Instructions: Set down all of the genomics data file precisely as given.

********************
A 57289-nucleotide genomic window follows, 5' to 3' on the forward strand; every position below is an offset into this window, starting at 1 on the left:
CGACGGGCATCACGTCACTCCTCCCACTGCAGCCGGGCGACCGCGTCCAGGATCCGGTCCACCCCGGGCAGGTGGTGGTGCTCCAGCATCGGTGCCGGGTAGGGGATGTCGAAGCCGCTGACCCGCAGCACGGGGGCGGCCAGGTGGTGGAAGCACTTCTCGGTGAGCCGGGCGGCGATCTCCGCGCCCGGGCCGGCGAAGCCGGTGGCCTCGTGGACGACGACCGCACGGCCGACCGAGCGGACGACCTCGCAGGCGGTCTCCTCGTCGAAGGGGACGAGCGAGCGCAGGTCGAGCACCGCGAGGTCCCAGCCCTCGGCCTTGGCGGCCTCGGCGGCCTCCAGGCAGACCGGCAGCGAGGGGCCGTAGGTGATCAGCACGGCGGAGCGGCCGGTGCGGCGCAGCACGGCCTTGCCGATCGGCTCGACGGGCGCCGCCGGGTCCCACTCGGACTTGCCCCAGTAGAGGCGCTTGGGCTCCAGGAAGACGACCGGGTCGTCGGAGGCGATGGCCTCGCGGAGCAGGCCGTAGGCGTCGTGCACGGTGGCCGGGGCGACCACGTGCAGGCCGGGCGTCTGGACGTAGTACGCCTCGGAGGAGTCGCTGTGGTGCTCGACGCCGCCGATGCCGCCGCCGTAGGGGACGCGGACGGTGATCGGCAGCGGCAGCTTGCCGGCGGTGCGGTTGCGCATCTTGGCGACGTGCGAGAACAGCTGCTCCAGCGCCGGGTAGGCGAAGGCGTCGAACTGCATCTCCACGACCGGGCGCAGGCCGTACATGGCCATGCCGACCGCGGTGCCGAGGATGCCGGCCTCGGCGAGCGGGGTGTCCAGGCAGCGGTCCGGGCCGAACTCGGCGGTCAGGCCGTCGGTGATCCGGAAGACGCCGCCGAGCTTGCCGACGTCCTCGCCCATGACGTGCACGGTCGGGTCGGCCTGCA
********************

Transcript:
A 57289-nucleotide genomic window follows, 5' to 3' on the forward strand; every position below is an offset into this window, starting at 1 on the left:
CGACGGGCATCACGTCACTCCTCCCACTGCAGCCGGGCGACCGCGTCCAGGATCCGGTCCACCCCGGGCAGGTGGTGGTGCTCCAGCATCGGTGCCGGGTAGGGGATGTCGAAGCCGCTGACCCGCAGCACGGGGGCGGCCAGGTGGTGGAAGCACTTCTCGGTGAGCCGGGCGGCGATCTCCGCGCCCGGGCCGGCGAAGCCGGTGGCCTCGTGGACGACGACCGCACGGCCGACCGAGCGGACGACCTCGCAGGCGGTCTCCTCGTCGAAGGGGACGAGCGAGCGCAGGTCGAGCACCGCGAGGTCCCAGCCCTCGGCCTTGGCGGCCTCGGCGGCCTCCAGGCAGACCGGCAGCGAGGGGCCGTAGGTGATCAGCACGGCGGAGCGGCCGGTGCGGCGCAGCACGGCCTTGCCGATCGGCTCGACGGGCGCCGCCGGGTCCCACTCGGACTTGCCCCAGTAGAGGCGCTTGGGCTCCAGGAAGACGACCGGGTCGTCGGAGGCGATGGCCTCGCGGAGCAGGCCGTAGGCGTCGTGCACGGTGGCCGGGGCGACCACGTGCAGGCCGGGCGTCTGGACGTAGTACGCCTCGGAGGAGTCGCTGTGGTGCTCGACGCCGCCGATGCCGCCGCCGTAGGGGACGCGGACGGTGATCGGCAGCGGCAGCTTGCCGGCGGTGCGGTTGCGCATCTTGGCGACGTGCGAGAACAGCTGCTCCAGCGCCGGGTAGGCGAAGGCGTCGAACTGCATCTCCACGACCGGGCGCAGGCCGTACATGGCCATGCCGACCGCGGTGCCGAGGATGCCGGCCTCGGCGAGCGGGGTGTCCAGGCAGCGGTCCGGGCCGAACTCGGCGGTCAGGCCGTCGGTGATCCGGAAGACGCCGCCGAGCTTGCCGACGTCCTCGCCCATGACGTGCACGGTCGGGTCGGCCTGCA